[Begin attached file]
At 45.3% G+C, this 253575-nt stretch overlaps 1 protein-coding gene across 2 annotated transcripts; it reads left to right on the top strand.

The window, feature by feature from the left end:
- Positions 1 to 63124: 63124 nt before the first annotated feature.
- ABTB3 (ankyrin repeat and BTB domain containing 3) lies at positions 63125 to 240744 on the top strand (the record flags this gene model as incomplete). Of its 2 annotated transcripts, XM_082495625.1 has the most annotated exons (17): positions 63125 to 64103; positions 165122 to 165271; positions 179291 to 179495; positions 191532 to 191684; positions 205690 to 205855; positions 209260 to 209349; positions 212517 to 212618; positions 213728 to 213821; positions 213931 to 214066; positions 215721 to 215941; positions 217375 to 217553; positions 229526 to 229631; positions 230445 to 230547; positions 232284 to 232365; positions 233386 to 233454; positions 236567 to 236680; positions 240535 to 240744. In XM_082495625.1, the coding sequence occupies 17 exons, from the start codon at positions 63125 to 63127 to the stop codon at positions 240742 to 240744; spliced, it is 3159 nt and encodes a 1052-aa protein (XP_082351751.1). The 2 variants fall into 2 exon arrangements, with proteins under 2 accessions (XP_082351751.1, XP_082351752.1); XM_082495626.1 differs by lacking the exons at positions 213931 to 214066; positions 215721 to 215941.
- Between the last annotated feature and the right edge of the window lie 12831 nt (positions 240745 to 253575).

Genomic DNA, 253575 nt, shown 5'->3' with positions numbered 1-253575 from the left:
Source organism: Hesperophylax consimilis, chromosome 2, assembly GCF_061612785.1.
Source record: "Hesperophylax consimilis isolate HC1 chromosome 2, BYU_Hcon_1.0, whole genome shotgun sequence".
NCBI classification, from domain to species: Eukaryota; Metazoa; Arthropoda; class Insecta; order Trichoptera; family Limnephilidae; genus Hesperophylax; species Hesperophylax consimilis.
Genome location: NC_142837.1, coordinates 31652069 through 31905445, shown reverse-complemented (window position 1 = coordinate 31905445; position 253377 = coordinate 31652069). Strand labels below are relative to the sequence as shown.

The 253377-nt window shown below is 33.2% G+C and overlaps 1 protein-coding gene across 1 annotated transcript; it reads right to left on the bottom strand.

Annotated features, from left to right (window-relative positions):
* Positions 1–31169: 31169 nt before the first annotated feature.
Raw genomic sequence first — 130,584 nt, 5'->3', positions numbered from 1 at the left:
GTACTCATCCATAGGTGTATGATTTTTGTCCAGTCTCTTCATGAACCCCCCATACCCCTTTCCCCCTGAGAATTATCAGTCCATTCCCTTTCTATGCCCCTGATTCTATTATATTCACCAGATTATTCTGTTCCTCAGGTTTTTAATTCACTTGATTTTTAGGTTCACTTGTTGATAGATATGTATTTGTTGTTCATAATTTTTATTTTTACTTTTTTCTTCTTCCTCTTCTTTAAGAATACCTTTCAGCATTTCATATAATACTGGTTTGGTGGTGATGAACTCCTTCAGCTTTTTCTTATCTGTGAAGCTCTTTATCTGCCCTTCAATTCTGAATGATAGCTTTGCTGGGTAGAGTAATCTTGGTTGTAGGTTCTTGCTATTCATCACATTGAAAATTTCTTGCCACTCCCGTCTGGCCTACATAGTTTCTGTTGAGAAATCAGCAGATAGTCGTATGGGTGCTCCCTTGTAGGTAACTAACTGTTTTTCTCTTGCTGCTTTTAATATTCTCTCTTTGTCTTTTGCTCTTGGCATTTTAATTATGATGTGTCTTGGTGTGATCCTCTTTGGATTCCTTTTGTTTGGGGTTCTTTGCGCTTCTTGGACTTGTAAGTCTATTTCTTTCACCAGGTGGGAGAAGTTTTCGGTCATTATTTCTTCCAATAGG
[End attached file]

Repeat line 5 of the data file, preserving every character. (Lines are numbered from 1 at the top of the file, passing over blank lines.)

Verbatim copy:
- Between the last annotated feature and the right edge of the window lie 12831 nt (positions 240745 to 253575).